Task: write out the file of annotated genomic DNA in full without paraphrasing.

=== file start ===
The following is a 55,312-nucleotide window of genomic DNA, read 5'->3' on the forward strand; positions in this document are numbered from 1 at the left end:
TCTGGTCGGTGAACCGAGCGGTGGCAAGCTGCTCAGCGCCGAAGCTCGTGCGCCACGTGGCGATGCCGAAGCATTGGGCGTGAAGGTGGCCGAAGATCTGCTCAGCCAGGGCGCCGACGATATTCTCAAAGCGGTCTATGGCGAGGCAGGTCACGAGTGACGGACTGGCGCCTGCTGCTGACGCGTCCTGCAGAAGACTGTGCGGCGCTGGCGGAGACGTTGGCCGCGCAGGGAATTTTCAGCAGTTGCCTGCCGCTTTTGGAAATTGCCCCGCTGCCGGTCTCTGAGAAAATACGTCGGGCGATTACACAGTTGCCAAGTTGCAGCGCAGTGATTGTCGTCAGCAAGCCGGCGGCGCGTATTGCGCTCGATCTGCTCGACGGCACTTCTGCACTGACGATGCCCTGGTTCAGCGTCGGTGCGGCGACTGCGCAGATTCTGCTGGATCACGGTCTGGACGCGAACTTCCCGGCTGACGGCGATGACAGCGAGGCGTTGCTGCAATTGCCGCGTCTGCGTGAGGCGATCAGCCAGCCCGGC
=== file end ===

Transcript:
The following is a 55,312-nucleotide window of genomic DNA, read 5'->3' on the forward strand; positions in this document are numbered from 1 at the left end:
TCTGGTCGGTGAACCGAGCGGTGGCAAGCTGCTCAGCGCCGAAGCTCGTGCGCCACGTGGCGATGCCGAAGCATTGGGCGTGAAGGTGGCCGAAGATCTGCTCAGCCAGGGCGCCGACGATATTCTCAAAGCGGTCTATGGCGAGGCAGGTCACGAGTGACGGACTGGCGCCTGCTGCTGACGCGTCCTGCAGAAGACTGTGCGGCGCTGGCGGAGACGTTGGCCGCGCAGGGAATTTTCAGCAGTTGCCTGCCGCTTTTGGAAATTGCCCCGCTGCCGGTCTCTGAGAAAATACGTCGGGCGATTACACAGTTGCCAAGTTGCAGCGCAGTGATTGTCGTCAGCAAGCCGGCGGCGCGTATTGCGCTCGATCTGCTCGACGGCACTTCTGCACTGACGATGCCCTGGTTCAGCGTCGGTGCGGCGACTGCGCAGATTCTGCTGGATCACGGTCTGGACGCGAACTTCCCGGCTGACGGCGATGACAGCGAGGCGTTGCTGCAATTGCCGCGTCTGCGTGAGGCGATCAGCCAGCCCGGC